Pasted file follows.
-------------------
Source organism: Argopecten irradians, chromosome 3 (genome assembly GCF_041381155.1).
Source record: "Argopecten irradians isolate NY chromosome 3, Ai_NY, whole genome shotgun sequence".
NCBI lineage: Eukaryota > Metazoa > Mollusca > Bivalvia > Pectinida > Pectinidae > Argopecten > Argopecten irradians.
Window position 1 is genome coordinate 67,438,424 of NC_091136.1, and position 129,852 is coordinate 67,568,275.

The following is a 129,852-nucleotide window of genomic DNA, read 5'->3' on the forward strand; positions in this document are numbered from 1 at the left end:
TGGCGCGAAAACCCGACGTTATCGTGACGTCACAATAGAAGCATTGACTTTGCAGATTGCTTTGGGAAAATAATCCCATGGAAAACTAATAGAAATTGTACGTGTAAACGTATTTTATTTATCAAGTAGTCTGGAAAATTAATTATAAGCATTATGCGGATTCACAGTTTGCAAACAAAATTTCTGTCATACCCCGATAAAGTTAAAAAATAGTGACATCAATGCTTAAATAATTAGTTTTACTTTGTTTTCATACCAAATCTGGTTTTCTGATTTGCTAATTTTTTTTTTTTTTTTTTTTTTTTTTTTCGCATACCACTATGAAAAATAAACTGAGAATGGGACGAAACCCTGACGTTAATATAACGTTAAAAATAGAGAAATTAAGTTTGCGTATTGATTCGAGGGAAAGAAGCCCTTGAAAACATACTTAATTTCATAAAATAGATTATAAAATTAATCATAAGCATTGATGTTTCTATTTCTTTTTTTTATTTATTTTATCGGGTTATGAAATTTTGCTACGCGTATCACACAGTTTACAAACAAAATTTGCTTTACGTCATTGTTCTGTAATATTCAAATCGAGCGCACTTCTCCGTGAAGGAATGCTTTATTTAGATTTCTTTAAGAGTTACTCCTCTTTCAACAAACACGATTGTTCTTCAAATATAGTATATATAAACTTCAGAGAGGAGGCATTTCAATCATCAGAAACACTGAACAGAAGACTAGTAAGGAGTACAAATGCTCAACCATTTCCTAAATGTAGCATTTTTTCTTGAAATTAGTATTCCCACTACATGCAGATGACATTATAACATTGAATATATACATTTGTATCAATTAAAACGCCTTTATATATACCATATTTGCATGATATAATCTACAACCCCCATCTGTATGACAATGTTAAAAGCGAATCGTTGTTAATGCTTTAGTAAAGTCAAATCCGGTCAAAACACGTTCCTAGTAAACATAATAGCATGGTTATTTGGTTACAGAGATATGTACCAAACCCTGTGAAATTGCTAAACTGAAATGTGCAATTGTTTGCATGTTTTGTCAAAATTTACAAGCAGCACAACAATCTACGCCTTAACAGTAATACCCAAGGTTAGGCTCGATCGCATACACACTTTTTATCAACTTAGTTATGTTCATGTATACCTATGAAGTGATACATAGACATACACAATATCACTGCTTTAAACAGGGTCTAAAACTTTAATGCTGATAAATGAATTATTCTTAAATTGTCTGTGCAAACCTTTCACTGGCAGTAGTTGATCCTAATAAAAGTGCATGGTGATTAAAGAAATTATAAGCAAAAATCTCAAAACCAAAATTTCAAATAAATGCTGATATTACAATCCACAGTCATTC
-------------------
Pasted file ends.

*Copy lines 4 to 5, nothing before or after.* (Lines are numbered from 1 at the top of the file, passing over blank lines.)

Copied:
Window position 1 is genome coordinate 67,438,424 of NC_091136.1, and position 129,852 is coordinate 67,568,275.

The following is a 129,852-nucleotide window of genomic DNA, read 5'->3' on the forward strand; positions in this document are numbered from 1 at the left end: